Migrants rest Thursday in Pijijiapan, Mexico, where the caravan has met with an outpouring of help from residents, 26 October 2018. Photo: Rebecca Blackwell / AP

By Joshua Partlow
26 October 2018

PIJIJIAPAN, Mexico – Everything Pedro Osmin Ulloa was wearing, from the black felt shoes with the gold buckles to the shimmery blue button-down, was as new to him as he was to Mexico.

The 30-year-old Honduran corn farmer and dogged sojourner in the migrant caravan was dressed head-to-toe in donated clothes. His 3-year-old son, Alexander, played with donated toys. And the rest of the family — his wife, his two brothers and a cousin — sat on the sidewalk eating beef stew and tortillas ladled out for them by residents of this bustling market town in Mexico’s southern Chiapas state.

“These people have been beautiful,” he said. “Everyone’s helping us out.”

Who is financing the caravan? There is no sign here of George Soros or the Russians. Instead, the responsibility of feeding, clothing and sheltering several thousand migrants has been embraced by the small Mexican towns along the route, with residents jumping into charity mode as if they are responding to a natural disaster. It was hard to walk a block in this town without seeing crates of free bottled water, tables packed with ham and cheese tortas or relief stations filled with medical supplies donated by the community to help the people on this grueling march.

“We’re supporting them 100 percent,” Rafael Trinidad, a municipal employee, said as he passed out sandwiches to migrants arriving along the main road. “At least here, they can feel good.”

While President Trump is looking for ways to block the caravan at the U.S. border, Mexicans are pitching in to ease the travelers’ journey. Residents along the route say they are motivated by the Catholic tradition of charity, a shared familiarity with migration to the United States and a sense of solidarity in the face of Trump’s anti-migrant rhetoric. While they acknowledge the caravan could be a problem if it lingered, many do not seem to mind a brief stopover.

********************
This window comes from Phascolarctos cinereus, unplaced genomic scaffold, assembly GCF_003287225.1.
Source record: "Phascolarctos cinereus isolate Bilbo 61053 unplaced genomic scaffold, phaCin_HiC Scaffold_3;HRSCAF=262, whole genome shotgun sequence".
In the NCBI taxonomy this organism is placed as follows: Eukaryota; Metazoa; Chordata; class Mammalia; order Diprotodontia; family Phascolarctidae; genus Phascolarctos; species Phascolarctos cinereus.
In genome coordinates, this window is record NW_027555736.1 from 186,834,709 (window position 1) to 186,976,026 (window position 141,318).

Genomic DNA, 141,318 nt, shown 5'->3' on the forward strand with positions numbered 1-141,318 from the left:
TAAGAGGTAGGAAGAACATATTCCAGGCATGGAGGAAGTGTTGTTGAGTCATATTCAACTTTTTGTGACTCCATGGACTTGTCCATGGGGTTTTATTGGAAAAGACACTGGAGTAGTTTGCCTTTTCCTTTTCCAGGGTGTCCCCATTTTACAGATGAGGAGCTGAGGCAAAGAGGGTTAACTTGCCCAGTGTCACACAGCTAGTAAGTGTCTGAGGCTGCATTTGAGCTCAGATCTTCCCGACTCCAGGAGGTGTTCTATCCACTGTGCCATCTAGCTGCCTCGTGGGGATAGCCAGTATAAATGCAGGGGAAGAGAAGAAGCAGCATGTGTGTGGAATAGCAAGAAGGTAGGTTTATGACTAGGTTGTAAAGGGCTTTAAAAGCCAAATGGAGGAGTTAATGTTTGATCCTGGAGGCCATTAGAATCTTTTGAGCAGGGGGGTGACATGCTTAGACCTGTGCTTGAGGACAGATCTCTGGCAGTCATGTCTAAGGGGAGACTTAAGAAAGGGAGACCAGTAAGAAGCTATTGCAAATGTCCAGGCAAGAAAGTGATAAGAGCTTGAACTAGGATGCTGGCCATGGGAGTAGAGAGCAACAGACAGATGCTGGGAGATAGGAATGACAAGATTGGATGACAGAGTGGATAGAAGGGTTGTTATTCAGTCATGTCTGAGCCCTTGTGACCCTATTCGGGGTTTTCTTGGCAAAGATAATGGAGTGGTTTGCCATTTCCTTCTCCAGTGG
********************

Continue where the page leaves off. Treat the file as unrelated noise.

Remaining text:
Central American migrants rest on the steps of a Catholic church in Pijijiapan, in southern Mexico, as a thousands-strong caravan that is slowly making its way toward the U.S. border stops for the night Thursday, 25 October 2018. Photo: Rebecca Blackwell / AP

Outside her family’s hardware store, Coqui Cortez, 57, had set up a table to feed migrants lemon tea and stew, using meat from her son’s butcher shop. Down the street, her daughter was handing out fruit.

“My family has been very blessed,” Cortez said. “And we know that we are all brothers. What God gives us, we should share.

“But we do it with a lot of love,” she added. […]

“Today it’s them. Tomorrow it could be us,” said Lesbia Cinco Ley, 70, who was volunteering with the Catholic church in town to distribute food. [more]

Mexicans shower the caravan with kindness — and tarps, tortillas and medicine

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